L.A. hospital prepares to send tiny baby home

LOS ANGELES — One of the world’s smallest surviving babies is headed home.

Melinda Star Guido weighed only 9½ ounces at birth — less than a can of soda. A team of doctors and nurses gathered Friday to see her off after Melinda spent the early months of her life in the neonatal intensive care unit.

Melinda has been growing steadily and gaining weight since she was born at 24 weeks in August at the Los Angeles County-USC Medical Center. She is the world’s third-smallest baby and the second smallest in the United States.

Now that Melinda weighs 4½ pounds, doctors said she has made enough progress to be discharged. It’s too early to know how she will fare developmentally and physically, but doctors planned to monitor her for the next six years.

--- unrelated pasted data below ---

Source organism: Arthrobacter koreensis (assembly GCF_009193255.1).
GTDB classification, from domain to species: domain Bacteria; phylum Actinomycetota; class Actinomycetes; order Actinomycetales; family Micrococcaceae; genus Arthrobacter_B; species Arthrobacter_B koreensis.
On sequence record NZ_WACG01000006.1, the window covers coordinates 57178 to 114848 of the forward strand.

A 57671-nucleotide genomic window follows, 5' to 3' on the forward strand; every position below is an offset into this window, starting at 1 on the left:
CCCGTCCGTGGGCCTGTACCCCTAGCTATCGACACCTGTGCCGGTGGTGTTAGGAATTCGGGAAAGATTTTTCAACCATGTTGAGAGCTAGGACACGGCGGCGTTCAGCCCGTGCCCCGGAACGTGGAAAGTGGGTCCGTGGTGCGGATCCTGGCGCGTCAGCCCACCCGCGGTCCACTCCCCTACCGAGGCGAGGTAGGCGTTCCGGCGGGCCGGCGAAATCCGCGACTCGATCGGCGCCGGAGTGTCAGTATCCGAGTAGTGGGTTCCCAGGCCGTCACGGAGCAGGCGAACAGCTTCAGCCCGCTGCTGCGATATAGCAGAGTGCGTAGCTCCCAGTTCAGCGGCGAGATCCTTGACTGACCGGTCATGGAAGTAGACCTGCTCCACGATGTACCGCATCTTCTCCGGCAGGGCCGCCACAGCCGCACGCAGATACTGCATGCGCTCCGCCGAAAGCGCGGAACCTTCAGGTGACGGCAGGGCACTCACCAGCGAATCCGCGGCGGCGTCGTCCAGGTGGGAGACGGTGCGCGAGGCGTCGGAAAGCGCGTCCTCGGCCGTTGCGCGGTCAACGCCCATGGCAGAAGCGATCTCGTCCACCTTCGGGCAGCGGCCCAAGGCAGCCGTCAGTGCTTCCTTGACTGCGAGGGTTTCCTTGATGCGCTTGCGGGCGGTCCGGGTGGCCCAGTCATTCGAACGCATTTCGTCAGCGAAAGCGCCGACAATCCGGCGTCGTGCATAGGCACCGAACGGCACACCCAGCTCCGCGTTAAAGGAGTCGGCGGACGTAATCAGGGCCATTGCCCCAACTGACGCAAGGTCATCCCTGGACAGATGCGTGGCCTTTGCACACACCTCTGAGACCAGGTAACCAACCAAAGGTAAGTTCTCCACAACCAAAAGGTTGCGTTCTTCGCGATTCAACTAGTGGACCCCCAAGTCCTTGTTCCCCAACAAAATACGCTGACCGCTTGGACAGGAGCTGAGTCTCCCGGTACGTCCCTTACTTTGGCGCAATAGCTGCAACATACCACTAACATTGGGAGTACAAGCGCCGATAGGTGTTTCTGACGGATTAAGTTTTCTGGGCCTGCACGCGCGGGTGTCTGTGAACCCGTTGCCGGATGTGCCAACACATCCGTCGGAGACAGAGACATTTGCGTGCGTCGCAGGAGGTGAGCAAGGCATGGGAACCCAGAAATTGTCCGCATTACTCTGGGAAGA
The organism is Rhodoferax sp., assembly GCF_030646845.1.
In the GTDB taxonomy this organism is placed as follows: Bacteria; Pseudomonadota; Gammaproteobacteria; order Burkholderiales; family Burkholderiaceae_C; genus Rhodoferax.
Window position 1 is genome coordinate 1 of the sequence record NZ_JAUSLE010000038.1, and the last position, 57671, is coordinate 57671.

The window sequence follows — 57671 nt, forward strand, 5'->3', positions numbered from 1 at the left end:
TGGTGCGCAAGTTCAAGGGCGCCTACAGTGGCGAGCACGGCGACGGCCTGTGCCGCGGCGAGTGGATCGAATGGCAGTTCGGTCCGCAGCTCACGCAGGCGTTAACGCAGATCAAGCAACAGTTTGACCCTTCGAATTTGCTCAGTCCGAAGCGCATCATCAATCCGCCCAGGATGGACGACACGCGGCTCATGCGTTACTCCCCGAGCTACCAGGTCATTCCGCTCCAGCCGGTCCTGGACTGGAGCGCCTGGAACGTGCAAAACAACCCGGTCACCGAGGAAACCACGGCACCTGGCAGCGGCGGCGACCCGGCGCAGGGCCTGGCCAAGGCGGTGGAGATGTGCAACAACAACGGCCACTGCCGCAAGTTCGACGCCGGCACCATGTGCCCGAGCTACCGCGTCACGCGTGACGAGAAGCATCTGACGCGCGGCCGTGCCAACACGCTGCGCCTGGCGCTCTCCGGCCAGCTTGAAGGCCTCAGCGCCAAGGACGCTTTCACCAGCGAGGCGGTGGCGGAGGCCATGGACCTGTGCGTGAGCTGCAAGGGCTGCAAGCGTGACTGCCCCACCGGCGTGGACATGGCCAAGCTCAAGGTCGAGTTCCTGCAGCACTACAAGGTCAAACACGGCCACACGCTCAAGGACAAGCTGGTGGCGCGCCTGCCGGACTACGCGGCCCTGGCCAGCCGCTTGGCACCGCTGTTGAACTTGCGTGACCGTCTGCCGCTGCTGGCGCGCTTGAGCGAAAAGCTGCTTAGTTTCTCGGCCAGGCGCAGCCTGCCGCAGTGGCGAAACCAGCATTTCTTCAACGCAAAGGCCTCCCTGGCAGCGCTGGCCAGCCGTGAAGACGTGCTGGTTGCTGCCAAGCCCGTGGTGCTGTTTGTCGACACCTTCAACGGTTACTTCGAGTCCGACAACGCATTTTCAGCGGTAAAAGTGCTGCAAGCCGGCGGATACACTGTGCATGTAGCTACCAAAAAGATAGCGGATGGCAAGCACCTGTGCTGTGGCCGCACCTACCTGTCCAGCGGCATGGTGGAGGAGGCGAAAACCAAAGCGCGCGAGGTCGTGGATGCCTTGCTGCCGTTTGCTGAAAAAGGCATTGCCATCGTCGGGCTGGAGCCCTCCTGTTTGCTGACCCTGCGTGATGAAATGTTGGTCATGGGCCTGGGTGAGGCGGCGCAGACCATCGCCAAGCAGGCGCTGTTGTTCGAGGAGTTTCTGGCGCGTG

Most babies this small don’t survive even with advanced medical care. About 7,500 babies are born each year in the United States weighing less than 1 pound, and about 10 percent survive.

A study published in the journal Pediatrics in 2010 found that many survivors have ongoing health and learning concerns. Most also remain short and underweight for their age.

There are some rare success stories. The smallest surviving baby born weighing 9.2 ounces is now a healthy 7-year-old and another who weighed 9.9 ounces at birth is an honors college student studying psychology, according to doctors at Loyola University Medical Center in Illinois, where the girls were born.

Soon after birth, Melinda was treated for an eye disorder that’s common in premature babies and underwent surgery to close an artery. Melinda’s mother, 22-year-old Haydee Ibarra, held her for the first time after the operation in November.

Despite the hurdles, doctors said, Melinda was fortunate she did not suffer serious complications such as bleeding in the brain.

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